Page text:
Early Registration

  • Must be received by Monday July 10th
  • $30 per individual
  • $40 per couple (same household or ownership)


  • Must be received by Thursday July 20th
  • $40 per individual
  • $50 per couple (same household or ownership)

On-Site Registration

  • $50 per individual
  • $60 per couple (same household or ownership)
  • Please bring check (preferred) or cash (exact change appreciated). Unfortunately we cannot accept credit or debit cards at the site.

Youth under 18 may attend free.
Student and Master Gardener discounts available – call 425-357-6023 for details.
Cancellations will be accepted until July 14th, and refunds may be subject to a $5 administrative fee.



Register online with a credit card through Brown Paper Tickets (available until 5 PM Thursday 7/20).

By Mail

To register by mail, send in the Registration Form along with a check made out to WSU Extension (must be received by 5 PM Thursday 7/20).

Register at the Event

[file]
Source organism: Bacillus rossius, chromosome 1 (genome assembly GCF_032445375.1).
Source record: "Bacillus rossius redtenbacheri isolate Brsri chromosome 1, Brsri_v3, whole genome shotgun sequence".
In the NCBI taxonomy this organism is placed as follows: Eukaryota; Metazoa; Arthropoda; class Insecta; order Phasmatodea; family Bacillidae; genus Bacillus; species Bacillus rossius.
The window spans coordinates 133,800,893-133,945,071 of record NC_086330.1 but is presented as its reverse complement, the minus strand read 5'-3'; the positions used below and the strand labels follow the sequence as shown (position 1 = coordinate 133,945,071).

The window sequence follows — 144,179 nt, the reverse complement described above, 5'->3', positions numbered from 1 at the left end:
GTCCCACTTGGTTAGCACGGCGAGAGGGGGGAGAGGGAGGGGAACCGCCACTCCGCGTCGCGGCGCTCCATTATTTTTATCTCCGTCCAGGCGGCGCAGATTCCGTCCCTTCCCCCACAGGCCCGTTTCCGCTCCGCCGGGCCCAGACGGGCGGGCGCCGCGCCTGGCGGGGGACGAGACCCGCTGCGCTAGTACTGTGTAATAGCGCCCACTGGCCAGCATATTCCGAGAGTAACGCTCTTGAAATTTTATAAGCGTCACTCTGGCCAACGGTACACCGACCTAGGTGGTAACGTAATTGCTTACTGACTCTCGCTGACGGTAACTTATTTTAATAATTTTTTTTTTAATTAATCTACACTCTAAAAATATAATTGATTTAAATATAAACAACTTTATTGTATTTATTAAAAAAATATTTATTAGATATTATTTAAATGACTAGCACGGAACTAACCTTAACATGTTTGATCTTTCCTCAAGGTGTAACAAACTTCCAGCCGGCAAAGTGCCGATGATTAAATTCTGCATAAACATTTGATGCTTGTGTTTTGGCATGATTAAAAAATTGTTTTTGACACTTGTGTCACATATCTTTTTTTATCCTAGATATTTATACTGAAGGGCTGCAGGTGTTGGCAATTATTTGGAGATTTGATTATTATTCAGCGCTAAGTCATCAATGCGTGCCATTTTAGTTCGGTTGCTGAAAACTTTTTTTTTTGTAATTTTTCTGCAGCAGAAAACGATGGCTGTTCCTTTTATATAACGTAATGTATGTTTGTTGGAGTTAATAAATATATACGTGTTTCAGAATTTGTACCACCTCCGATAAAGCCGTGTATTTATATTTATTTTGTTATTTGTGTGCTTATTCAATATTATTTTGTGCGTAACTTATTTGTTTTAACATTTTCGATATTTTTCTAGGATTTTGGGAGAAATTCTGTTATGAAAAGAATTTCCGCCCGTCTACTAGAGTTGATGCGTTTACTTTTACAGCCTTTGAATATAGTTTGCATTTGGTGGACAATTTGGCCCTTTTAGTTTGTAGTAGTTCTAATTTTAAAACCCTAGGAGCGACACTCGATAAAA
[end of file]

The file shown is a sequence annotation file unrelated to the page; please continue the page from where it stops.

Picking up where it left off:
Bring cash or check to the registration booth. Note: we cannot accept debit or credit cards on site. Exact change is appreciated.


What to expect

By the registration area will be several vendor exhibits where you can browse and network with forestry professionals in the morning and during the lunch hour. The workshop stations are located in the woods, about a 5-10 minute walk from the registration and exhibit area. Access the stations is via well-maintained forest roads with moderate inclines. There will be six workshop sessions (three before lunch and three after). For each session period, you will get to pick from the workshops offered for that session time. A schedule showing what workshops are offered at what times (and the station locations) will be provided when you arrive. The sessions will run approximately one hour, followed by ten minutes to walk to your next station.

Portable restrooms, coffee, refreshments, and drinking water will be available on-site.


With thanks to our partners

This program is an educational partnership between Washington State University Extension and the Washington Department of Natural Resources. This program was made possible in part by funding from Whatcom County and the Washington Tree Farm Program.


All Are Welcome

Extension programs and employment are available to all without discrimination. Evidence of noncompliance may be reported through your local Extension office. Reasonable accommodations will be made for persons with disabilities and special needs who contact Ian Fawley at 425-357-6023 or at least two weeks prior to the event.

Extension Forestry, 600 128th St SE Everett WA 98208, 425-357-6017, Contact Us